- name: Configure user SSH Keys
    name: "{{ item.name }}-ssh-key"
    public_key: "{{ item.ssh_public_key }}"
    resource_group: "{{ resource_group }}"
  loop: "{{ users }}"
    register: ssh_key_create_output


With the SSH keys created in the IBM Cloud, we can loop over the response and build a new list of keys, filtering out the users that do not need access to the Linux VSI server where the VPN software will run.

  - name: Add user SSH keys to SSH Key ID list
    ssh_key_ids: "{{ ssh_key_ids + [ item.resource.id ] }}"
  loop: "{{ ssh_key_create_output.results }}"
    when: "{{ item.item.vpn_vsi_access }}"


Since our z/OS VSI won’t be on a public network, we will create a Linux VSI and install VPN software. This will allow us to connect to a VPN in order to access our z/OS VSI. Since we have just identified the SSH keys of the users that need access to this Linux VSI, we can use that variable along with some values defined in our configuration file to create the Linux VSI.

The first step is to determine the ID of the image to use based on the provided name. We accomplish this with the ibm_is_images_info module. We pull all images and find the ID of the image whose name matches the one we need.

  - name: Retrieve image list
  register: images_list

- name: Set image name/id dictionary fact
    cacheable: True
    image_dict: "{{ images_list.resource.images |
                      items2dict(key_name='name', value_name='id') }}"


After getting the image ID, we can then provision the Linux VSI. We save the details of the newly created VSI as a fact called linux_vsi, which is used in the next step.

  - name: Create VPN VSI
    name: "{{ name_prefix }}-vpn-vsi"
    state: available
    vpc: "{{ vpc.id }}"
    profile: "{{ vpn_vsi_profile }}"
    image: "{{ image_dict[vpn_vsi_image] }}"
    keys: "{{ ssh_key_ids }}"
      - subnet: "{{ subnet.id }}"
    zone: "{{ zone }}"
    resource_group: "{{ resource_group }}"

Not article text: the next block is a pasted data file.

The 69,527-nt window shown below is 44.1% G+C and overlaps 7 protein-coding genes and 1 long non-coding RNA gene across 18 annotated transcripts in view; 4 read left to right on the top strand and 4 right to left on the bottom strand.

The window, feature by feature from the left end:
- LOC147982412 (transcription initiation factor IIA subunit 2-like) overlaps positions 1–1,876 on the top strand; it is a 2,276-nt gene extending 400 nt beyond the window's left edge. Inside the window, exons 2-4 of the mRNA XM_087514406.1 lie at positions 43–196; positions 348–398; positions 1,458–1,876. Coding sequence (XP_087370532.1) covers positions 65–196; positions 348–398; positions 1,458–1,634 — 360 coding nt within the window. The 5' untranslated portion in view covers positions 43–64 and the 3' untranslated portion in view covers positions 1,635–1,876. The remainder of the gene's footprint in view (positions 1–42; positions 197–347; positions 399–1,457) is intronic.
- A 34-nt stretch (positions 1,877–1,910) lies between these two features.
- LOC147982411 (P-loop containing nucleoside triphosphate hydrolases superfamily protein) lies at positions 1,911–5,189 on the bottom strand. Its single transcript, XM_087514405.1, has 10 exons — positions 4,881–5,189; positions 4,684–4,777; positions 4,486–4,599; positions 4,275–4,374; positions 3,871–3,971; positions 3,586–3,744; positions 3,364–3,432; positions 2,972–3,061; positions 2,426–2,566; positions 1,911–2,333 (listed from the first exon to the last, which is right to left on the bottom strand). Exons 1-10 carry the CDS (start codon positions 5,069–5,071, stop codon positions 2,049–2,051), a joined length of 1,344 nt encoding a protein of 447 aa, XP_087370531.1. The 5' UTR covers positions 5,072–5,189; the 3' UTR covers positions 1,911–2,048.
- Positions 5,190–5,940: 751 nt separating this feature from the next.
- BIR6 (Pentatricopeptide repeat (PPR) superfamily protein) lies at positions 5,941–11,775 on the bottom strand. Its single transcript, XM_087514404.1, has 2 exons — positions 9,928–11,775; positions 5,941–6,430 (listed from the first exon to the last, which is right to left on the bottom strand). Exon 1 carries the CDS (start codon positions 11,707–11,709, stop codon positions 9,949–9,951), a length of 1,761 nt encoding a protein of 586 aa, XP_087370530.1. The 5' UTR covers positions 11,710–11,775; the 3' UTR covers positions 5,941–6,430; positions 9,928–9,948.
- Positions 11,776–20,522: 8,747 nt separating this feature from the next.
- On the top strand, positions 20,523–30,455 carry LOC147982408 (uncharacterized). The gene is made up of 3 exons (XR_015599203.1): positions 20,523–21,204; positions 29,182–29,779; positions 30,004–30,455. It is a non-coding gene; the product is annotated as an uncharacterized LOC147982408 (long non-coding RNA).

register: vpn_vsi_create_output

- name: Save VSI as fact
    cacheable: True
      linux_vsi: "{{ vpn_vsi_create_output.resource }}"


Once the Linux VSI is created, we need to attach a floating IP address to it. We can create this floating IP with the ibm_is_floating_ip module, saving the IP address as a fact called fip.

  - name: Configure Floating IP Address
    name: "{{ name_prefix }}-fip"
    state: available
    target: "{{ linux_vsi.primary_network_interface[0]['id'] }}"
    resource_group: "{{ resource_group }}"
  register: fip_create_output

- name: Save Floating IP as fact
    cacheable: True
      fip: "{{ fip_create_output.resource }}"


Finally, our last remaining step is to configure security group rules in order to limit access to the VSI. For this, we use the ibm_is_security_group_rule module, allowing access only on ports 22 and 1194.

  - name: Configure Security Group Rule to open SSH on the VSI
    state: available
    group: "{{ vpc.default_security_group }}"
    direction: inbound
      - port_max: 22
        port_min: 22

- name: Configure Security Group Rule to open VPN port on the VSI
    state: available
    group: "{{ vpc.default_security_group }}"
    direction: inbound
      - port_max: 1194
          port_min: 1194


At this point, we have created all of the resources in the IBM Cloud, including a Linux VSI that will run VPN software to connect to our z/OS VSI. Since there are multiple VPN options and even more ways of configuring them, we will not cover that section in this blog. However, once that is complete, we can begin provisioning z/OS VSIs.